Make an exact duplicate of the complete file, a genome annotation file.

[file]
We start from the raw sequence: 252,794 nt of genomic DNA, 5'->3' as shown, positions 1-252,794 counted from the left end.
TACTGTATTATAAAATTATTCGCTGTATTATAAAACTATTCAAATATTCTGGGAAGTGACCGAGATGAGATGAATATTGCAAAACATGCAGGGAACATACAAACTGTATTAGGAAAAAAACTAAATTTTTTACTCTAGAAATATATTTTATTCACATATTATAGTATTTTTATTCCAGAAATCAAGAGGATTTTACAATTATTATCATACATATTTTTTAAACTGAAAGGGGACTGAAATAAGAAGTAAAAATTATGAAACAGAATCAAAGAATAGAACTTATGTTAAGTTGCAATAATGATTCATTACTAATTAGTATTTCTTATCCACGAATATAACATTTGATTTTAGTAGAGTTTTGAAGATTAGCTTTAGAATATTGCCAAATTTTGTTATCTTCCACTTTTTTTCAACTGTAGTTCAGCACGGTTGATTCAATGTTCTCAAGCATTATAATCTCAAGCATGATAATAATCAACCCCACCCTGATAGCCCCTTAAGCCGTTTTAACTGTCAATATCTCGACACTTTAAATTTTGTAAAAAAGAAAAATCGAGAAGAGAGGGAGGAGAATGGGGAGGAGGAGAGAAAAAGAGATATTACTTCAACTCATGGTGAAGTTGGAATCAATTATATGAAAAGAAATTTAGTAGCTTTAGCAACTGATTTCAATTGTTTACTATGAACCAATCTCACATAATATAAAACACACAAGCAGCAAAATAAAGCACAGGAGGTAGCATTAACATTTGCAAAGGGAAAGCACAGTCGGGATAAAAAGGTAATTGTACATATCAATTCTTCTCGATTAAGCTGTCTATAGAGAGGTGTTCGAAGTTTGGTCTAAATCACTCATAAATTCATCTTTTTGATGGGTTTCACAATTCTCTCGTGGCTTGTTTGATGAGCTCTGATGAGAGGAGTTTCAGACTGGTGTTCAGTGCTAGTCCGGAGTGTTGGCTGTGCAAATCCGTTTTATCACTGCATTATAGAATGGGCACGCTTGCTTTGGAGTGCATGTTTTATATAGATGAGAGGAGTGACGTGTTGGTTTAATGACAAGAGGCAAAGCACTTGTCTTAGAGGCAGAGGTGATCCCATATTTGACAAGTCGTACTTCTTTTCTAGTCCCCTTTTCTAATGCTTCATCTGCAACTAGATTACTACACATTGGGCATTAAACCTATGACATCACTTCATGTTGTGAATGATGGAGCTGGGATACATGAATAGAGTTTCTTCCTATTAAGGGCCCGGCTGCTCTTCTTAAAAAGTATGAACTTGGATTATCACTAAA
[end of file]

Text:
We start from the raw sequence: 252,794 nt of genomic DNA, 5'->3' as shown, positions 1-252,794 counted from the left end.
TACTGTATTATAAAATTATTCGCTGTATTATAAAACTATTCAAATATTCTGGGAAGTGACCGAGATGAGATGAATATTGCAAAACATGCAGGGAACATACAAACTGTATTAGGAAAAAAACTAAATTTTTTACTCTAGAAATATATTTTATTCACATATTATAGTATTTTTATTCCAGAAATCAAGAGGATTTTACAATTATTATCATACATATTTTTTAAACTGAAAGGGGACTGAAATAAGAAGTAAAAATTATGAAACAGAATCAAAGAATAGAACTTATGTTAAGTTGCAATAATGATTCATTACTAATTAGTATTTCTTATCCACGAATATAACATTTGATTTTAGTAGAGTTTTGAAGATTAGCTTTAGAATATTGCCAAATTTTGTTATCTTCCACTTTTTTTCAACTGTAGTTCAGCACGGTTGATTCAATGTTCTCAAGCATTATAATCTCAAGCATGATAATAATCAACCCCACCCTGATAGCCCCTTAAGCCGTTTTAACTGTCAATATCTCGACACTTTAAATTTTGTAAAAAAGAAAAATCGAGAAGAGAGGGAGGAGAATGGGGAGGAGGAGAGAAAAAGAGATATTACTTCAACTCATGGTGAAGTTGGAATCAATTATATGAAAAGAAATTTAGTAGCTTTAGCAACTGATTTCAATTGTTTACTATGAACCAATCTCACATAATATAAAACACACAAGCAGCAAAATAAAGCACAGGAGGTAGCATTAACATTTGCAAAGGGAAAGCACAGTCGGGATAAAAAGGTAATTGTACATATCAATTCTTCTCGATTAAGCTGTCTATAGAGAGGTGTTCGAAGTTTGGTCTAAATCACTCATAAATTCATCTTTTTGATGGGTTTCACAATTCTCTCGTGGCTTGTTTGATGAGCTCTGATGAGAGGAGTTTCAGACTGGTGTTCAGTGCTAGTCCGGAGTGTTGGCTGTGCAAATCCGTTTTATCACTGCATTATAGAATGGGCACGCTTGCTTTGGAGTGCATGTTTTATATAGATGAGAGGAGTGACGTGTTGGTTTAATGACAAGAGGCAAAGCACTTGTCTTAGAGGCAGAGGTGATCCCATATTTGACAAGTCGTACTTCTTTTCTAGTCCCCTTTTCTAATGCTTCATCTGCAACTAGATTACTACACATTGGGCATTAAACCTATGACATCACTTCATGTTGTGAATGATGGAGCTGGGATACATGAATAGAGTTTCTTCCTATTAAGGGCCCGGCTGCTCTTCTTAAAAAGTATGAACTTGGATTATCACTAAA